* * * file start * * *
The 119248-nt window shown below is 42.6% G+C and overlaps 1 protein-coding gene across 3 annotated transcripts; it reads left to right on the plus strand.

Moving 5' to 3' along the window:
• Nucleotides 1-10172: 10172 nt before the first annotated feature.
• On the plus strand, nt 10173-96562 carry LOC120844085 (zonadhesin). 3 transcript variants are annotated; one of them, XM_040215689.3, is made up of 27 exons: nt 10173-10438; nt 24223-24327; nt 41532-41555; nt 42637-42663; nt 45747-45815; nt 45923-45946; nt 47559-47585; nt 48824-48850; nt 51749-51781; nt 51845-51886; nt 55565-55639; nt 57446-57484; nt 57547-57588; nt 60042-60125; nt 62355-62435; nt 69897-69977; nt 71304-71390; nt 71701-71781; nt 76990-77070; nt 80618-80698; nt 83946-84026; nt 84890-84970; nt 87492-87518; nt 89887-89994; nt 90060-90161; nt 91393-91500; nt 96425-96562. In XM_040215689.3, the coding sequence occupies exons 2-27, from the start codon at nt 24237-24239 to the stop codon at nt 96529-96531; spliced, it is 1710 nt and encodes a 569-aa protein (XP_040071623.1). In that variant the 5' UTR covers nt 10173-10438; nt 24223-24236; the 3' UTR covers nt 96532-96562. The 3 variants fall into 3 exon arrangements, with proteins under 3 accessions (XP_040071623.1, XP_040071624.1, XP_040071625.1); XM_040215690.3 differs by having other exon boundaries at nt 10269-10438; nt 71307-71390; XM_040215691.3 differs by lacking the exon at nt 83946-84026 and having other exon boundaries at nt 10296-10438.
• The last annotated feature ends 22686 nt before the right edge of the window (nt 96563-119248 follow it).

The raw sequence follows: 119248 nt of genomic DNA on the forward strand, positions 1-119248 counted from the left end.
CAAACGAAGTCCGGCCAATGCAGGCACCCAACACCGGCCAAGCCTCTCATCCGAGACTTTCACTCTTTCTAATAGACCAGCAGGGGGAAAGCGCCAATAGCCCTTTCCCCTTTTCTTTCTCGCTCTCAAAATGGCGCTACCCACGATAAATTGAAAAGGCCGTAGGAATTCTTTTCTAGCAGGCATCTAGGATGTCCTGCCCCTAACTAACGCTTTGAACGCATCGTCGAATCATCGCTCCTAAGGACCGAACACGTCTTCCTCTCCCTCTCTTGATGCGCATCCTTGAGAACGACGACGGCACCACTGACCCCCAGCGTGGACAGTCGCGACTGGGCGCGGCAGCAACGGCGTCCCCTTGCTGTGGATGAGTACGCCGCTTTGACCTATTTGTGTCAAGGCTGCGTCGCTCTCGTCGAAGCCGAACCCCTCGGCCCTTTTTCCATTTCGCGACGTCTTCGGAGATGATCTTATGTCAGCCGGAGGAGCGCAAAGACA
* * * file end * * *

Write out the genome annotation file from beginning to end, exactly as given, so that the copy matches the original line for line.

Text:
The 119248-nt window shown below is 42.6% G+C and overlaps 1 protein-coding gene across 3 annotated transcripts; it reads left to right on the plus strand.

Moving 5' to 3' along the window:
• Nucleotides 1-10172: 10172 nt before the first annotated feature.
• On the plus strand, nt 10173-96562 carry LOC120844085 (zonadhesin). 3 transcript variants are annotated; one of them, XM_040215689.3, is made up of 27 exons: nt 10173-10438; nt 24223-24327; nt 41532-41555; nt 42637-42663; nt 45747-45815; nt 45923-45946; nt 47559-47585; nt 48824-48850; nt 51749-51781; nt 51845-51886; nt 55565-55639; nt 57446-57484; nt 57547-57588; nt 60042-60125; nt 62355-62435; nt 69897-69977; nt 71304-71390; nt 71701-71781; nt 76990-77070; nt 80618-80698; nt 83946-84026; nt 84890-84970; nt 87492-87518; nt 89887-89994; nt 90060-90161; nt 91393-91500; nt 96425-96562. In XM_040215689.3, the coding sequence occupies exons 2-27, from the start codon at nt 24237-24239 to the stop codon at nt 96529-96531; spliced, it is 1710 nt and encodes a 569-aa protein (XP_040071623.1). In that variant the 5' UTR covers nt 10173-10438; nt 24223-24236; the 3' UTR covers nt 96532-96562. The 3 variants fall into 3 exon arrangements, with proteins under 3 accessions (XP_040071623.1, XP_040071624.1, XP_040071625.1); XM_040215690.3 differs by having other exon boundaries at nt 10269-10438; nt 71307-71390; XM_040215691.3 differs by lacking the exon at nt 83946-84026 and having other exon boundaries at nt 10296-10438.
• The last annotated feature ends 22686 nt before the right edge of the window (nt 96563-119248 follow it).

The raw sequence follows: 119248 nt of genomic DNA on the forward strand, positions 1-119248 counted from the left end.
CAAACGAAGTCCGGCCAATGCAGGCACCCAACACCGGCCAAGCCTCTCATCCGAGACTTTCACTCTTTCTAATAGACCAGCAGGGGGAAAGCGCCAATAGCCCTTTCCCCTTTTCTTTCTCGCTCTCAAAATGGCGCTACCCACGATAAATTGAAAAGGCCGTAGGAATTCTTTTCTAGCAGGCATCTAGGATGTCCTGCCCCTAACTAACGCTTTGAACGCATCGTCGAATCATCGCTCCTAAGGACCGAACACGTCTTCCTCTCCCTCTCTTGATGCGCATCCTTGAGAACGACGACGGCACCACTGACCCCCAGCGTGGACAGTCGCGACTGGGCGCGGCAGCAACGGCGTCCCCTTGCTGTGGATGAGTACGCCGCTTTGACCTATTTGTGTCAAGGCTGCGTCGCTCTCGTCGAAGCCGAACCCCTCGGCCCTTTTTCCATTTCGCGACGTCTTCGGAGATGATCTTATGTCAGCCGGAGGAGCGCAAAGACA